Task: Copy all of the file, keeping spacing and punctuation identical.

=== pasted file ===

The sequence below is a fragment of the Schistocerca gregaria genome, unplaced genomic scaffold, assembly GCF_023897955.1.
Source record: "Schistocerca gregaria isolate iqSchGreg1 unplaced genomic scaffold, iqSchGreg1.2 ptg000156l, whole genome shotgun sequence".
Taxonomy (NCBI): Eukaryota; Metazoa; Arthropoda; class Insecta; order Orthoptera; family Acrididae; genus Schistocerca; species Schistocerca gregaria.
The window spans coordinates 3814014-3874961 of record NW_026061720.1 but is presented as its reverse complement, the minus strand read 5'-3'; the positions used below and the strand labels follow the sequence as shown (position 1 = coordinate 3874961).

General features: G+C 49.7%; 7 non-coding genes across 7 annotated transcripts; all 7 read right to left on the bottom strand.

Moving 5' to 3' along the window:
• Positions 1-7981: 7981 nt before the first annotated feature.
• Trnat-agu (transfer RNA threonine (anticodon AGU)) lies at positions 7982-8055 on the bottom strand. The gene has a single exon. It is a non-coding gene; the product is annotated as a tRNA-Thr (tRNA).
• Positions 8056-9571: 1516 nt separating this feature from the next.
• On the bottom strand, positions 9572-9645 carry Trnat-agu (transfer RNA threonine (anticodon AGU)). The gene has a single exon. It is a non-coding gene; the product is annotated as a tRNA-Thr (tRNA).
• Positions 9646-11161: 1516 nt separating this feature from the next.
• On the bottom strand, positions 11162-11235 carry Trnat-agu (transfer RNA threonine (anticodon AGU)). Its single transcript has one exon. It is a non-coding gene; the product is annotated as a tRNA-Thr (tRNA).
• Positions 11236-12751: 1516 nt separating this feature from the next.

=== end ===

The sequence below is a fragment of the Schistocerca gregaria genome, unplaced genomic scaffold, assembly GCF_023897955.1.
Source record: "Schistocerca gregaria isolate iqSchGreg1 unplaced genomic scaffold, iqSchGreg1.2 ptg000156l, whole genome shotgun sequence".
Taxonomy (NCBI): Eukaryota; Metazoa; Arthropoda; class Insecta; order Orthoptera; family Acrididae; genus Schistocerca; species Schistocerca gregaria.
The window spans coordinates 3814014-3874961 of record NW_026061720.1 but is presented as its reverse complement, the minus strand read 5'-3'; the positions used below and the strand labels follow the sequence as shown (position 1 = coordinate 3874961).

General features: G+C 49.7%; 7 non-coding genes across 7 annotated transcripts; all 7 read right to left on the bottom strand.

Moving 5' to 3' along the window:
• Positions 1-7981: 7981 nt before the first annotated feature.
• Trnat-agu (transfer RNA threonine (anticodon AGU)) lies at positions 7982-8055 on the bottom strand. The gene has a single exon. It is a non-coding gene; the product is annotated as a tRNA-Thr (tRNA).
• Positions 8056-9571: 1516 nt separating this feature from the next.
• On the bottom strand, positions 9572-9645 carry Trnat-agu (transfer RNA threonine (anticodon AGU)). The gene has a single exon. It is a non-coding gene; the product is annotated as a tRNA-Thr (tRNA).
• Positions 9646-11161: 1516 nt separating this feature from the next.
• On the bottom strand, positions 11162-11235 carry Trnat-agu (transfer RNA threonine (anticodon AGU)). Its single transcript has one exon. It is a non-coding gene; the product is annotated as a tRNA-Thr (tRNA).
• Positions 11236-12751: 1516 nt separating this feature from the next.